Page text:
Now that they’re electro-grandpas celebrating a 10th anniversary, it’s easy to forget that Hamburg’s Digitalism – the duo of Ismail “Isi” Tüfekçi and Jens “Jence” Moelle were once the odd duck of dance music, merging Francophilic electropogo Justice with German indie melancholy.
Makes sense, then, that they’ve ended up on the fashion-y French Kitsune label for their latest endeavour, the Lift EP. Spending the last couple of years generating new material has led to recent collaborations with The M Machine and Steve Duda and Youngblood Hawke, with whom they’ve taken a marked detour from their signature grit-heavy electro through the anthemic, synth-tinged track “Wolves”. That’s not to say they’ve abandoned their homeland and homesound entirely. Jence and Isi have pencilled in a one-off DJ-set at Berlin Music Week’s cornerstone, the Berlin Festival (September 5-7), now at Arena Park and surrounding sprawl.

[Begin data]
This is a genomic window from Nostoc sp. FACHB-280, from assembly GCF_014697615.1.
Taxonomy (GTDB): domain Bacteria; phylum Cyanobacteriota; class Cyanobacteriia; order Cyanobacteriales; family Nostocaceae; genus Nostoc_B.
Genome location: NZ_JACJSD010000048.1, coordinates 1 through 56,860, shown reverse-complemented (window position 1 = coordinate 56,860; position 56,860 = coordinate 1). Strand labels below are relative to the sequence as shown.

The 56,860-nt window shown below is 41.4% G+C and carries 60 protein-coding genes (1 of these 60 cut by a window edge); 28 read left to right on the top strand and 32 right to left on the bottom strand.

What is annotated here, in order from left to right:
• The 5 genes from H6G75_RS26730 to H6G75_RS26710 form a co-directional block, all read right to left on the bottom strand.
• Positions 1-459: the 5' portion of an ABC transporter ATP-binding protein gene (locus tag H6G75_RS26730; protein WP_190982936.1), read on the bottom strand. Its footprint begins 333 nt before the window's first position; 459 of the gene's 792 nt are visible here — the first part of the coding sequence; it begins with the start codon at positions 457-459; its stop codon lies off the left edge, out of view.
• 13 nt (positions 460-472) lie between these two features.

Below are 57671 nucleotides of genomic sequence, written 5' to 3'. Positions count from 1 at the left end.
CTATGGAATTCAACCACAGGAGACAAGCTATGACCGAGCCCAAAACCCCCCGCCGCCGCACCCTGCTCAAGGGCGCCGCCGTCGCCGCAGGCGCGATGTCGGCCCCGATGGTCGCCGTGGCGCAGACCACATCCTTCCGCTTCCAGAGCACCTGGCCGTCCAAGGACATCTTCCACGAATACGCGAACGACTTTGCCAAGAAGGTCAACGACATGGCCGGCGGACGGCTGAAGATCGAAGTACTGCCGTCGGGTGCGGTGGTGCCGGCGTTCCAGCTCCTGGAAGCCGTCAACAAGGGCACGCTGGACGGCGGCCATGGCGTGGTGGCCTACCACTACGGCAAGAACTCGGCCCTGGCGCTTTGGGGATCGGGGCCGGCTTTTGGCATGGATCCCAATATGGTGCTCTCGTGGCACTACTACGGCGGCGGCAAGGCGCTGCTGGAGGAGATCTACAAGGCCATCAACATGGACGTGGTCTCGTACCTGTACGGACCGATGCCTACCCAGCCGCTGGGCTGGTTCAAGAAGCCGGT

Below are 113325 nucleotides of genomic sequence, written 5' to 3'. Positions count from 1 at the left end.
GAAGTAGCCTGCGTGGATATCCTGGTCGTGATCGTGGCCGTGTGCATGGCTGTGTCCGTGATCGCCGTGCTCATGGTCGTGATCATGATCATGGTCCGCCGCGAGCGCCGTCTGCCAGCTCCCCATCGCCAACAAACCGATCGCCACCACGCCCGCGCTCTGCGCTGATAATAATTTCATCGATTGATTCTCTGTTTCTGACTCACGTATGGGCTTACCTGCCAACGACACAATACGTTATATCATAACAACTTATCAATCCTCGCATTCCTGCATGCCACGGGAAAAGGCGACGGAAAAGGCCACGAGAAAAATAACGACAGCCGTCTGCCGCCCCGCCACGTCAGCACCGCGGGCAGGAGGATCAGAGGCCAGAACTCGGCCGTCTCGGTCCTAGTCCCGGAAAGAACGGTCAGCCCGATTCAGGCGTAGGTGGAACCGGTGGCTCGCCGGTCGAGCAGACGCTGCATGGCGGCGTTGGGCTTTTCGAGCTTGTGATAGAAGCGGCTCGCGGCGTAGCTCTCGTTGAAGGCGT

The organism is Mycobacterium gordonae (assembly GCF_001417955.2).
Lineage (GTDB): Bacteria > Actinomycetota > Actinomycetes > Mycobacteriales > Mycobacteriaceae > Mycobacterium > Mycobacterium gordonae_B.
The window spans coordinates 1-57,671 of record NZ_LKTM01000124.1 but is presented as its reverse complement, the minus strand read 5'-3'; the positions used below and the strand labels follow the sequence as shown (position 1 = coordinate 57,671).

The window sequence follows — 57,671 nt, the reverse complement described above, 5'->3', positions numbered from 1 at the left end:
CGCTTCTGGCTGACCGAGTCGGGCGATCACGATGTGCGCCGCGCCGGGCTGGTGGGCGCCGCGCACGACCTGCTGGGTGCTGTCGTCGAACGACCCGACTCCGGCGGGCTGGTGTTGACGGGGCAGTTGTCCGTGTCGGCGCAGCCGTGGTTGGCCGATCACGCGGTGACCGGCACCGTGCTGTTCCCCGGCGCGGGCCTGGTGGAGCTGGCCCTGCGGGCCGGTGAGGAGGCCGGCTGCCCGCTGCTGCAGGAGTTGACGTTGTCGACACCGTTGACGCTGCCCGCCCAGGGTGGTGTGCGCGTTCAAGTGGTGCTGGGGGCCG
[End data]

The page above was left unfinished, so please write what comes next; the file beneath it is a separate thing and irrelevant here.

You’re famous for recording in an abandoned WWII bunker. Why?
Err, money. They’re only good for rehearsals or storage, so it’s very cheap and we didn’t have any money. But then it turned out that it was perfect for what we want to do – we can go in there and be loud until six in the morning on a weekday, it doesn’t matter. No one cares: the walls are six feet thick. We had the first bunker in Hamburg, and then we moved to a different one after a couple of years. Of course, we needed to treat it a little bit, because it’s concrete, so if you leave it raw it sounds terrible. It’s also, I think, a big influence on our music, because it’s very isolated. There’s no sense of time or space, there are no windows, so you have to come up with something; otherwise it’s empty!
You can spend days at a time down there without feeling the pressure of sunlight.